Right next door in New York is senator Kirsten Gillibrand. Gillibrand replaced Clinton’s senate spot in 2009 after she was appointed to Secretary of State by President Obama. This fact already creates problems for Gillibrand. Democrats want to forget the embarrassment of 2016, and electing a candidate that can be easily comparable to Clinton is not going to help them.
Gillibrand, a centrist liberal has grown more progressive in recent years. She was the first candidate to call on Minnesota Senator Al Franken to resign after sexual assault allegations, and has consistently voted for non-discriminatory legislation.
Despite her recent liberal stances, she has a pretty conservative past for a democrat. She received an A rating from the NRA when first elected, and also has a record of anti-immigration beliefs. If democrats want to move on to a relatively controversy free future, Gillibrand is certainly not the right choice.
Staying on the East coast, Massachusetts senator Elizabeth Warren drew mixed feelings from the country when she announced her run for the white house. Warren has been attacked countless times by President Trump and by tribal groups after she inaccurately claiming she has Native American Ancestry.
Aside from this controversy, Warren is a candidate with many positive ideas and one that can lead the democratic party. Unfortunately for her, she is from Massachusetts, a very democratic state that is not a make or break for the presidency. As a result of this, Warren would struggle in winning back rust belt and swing states democrats lost in 2016. Although a good candidate, the Massachusetts senator is not the wisest decision for nomination if democrats want a fighting chance.
One last candidate democrats have to consider is Minnesota senator Amy Klobuchar. Clinton barely won Minnesota in 2016 by a point. In the most recent senate election, Klobuchar won Minnesota by 24 points, a very promising sign for the party if they want to win back midwestern states. The Minnesota senator is more of a centrist, yet has many aspects the base can support such as helping the environment, net neutrality, health care and winning elections. Klobuchar may not be as popular right now, especially with allegations of the negative way she has treated staff.
If Klobuchar can muddle through these allegations and escalate her name and platform, she can be a big player in the democratic primaries.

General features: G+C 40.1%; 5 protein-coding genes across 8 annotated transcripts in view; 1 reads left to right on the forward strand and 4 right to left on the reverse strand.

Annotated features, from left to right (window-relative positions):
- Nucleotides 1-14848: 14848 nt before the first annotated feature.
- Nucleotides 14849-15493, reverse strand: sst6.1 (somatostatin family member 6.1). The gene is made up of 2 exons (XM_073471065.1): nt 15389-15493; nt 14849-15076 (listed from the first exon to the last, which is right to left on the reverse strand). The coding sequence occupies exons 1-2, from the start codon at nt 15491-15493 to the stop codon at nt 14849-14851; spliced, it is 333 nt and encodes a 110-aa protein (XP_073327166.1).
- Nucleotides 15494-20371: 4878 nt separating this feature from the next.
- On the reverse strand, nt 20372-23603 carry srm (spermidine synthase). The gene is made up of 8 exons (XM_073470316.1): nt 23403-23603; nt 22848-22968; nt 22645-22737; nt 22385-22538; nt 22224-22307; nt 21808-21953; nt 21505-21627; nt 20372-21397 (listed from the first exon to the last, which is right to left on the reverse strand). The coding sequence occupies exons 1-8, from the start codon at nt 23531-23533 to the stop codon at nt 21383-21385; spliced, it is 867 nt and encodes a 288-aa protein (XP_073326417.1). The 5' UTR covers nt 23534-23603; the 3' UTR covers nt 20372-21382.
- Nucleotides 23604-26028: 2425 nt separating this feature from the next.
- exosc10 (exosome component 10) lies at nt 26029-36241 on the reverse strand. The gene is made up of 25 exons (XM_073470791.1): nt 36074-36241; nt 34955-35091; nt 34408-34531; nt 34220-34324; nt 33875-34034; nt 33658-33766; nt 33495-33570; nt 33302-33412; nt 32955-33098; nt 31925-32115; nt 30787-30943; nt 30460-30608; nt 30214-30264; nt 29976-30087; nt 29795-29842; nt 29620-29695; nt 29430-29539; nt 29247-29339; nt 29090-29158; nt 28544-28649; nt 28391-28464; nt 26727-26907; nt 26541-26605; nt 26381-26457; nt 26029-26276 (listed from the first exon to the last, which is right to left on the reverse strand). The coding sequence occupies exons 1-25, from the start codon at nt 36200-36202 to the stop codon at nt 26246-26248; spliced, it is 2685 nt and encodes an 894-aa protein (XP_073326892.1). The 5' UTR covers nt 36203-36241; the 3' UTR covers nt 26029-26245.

While the Iowa caucus, the first big test for presidential candidates one year away, it is once again time for democrats to think about who can take on Trump, and they certainly have plenty of options.
The girls lacrosse team has been working hard to get ready for regular season. With practices a few times a week, the team is growing stronger physically and mentally.
Mike Sheehan has been the girls lacrosse coach for five years. Sheehan aims to “provide the teaching and motivation to put the team in a position to win 16 plus games.” Preparing for the spring, Sheehan challenges the team to grow altogether, so that rivalries can be beaten.
“The team has been meeting 3 times per week splitting time between the weight room and conditioning. Many of the girls have been attending clinics to improve their Lax IQ.” Sheehan says. Sheehan and the girls hope to beat challenging teams like Green, Hoover, St Joseph, Brecksville and Brunswick.
Sheehan’s goals for the rest of the year include winning 16+ games, playing into the third round of state playoffs, scoring 144 goals as a team, and having less than 90 goals scored against Stow.
Senior Lexi Armstrong hopes to win more games than lose games and to keep improving as a team. Armstrong works on encouraging teammates as well. “I encourage teammates by helping them fix their mistakes or improve their skills rather than getting upset at them and making them feel bad” Armstrong says, “Sheehan always says a team is only as strong as the weakest player.”
Junior and goalie Audrey Stone’s season objective is to make an interception and clear an opponent’s score over the 75 yard line. Stone encourages herself by working hard every practice. “I have been focusing on improving my reaction time so I can be a better player.” Stone says.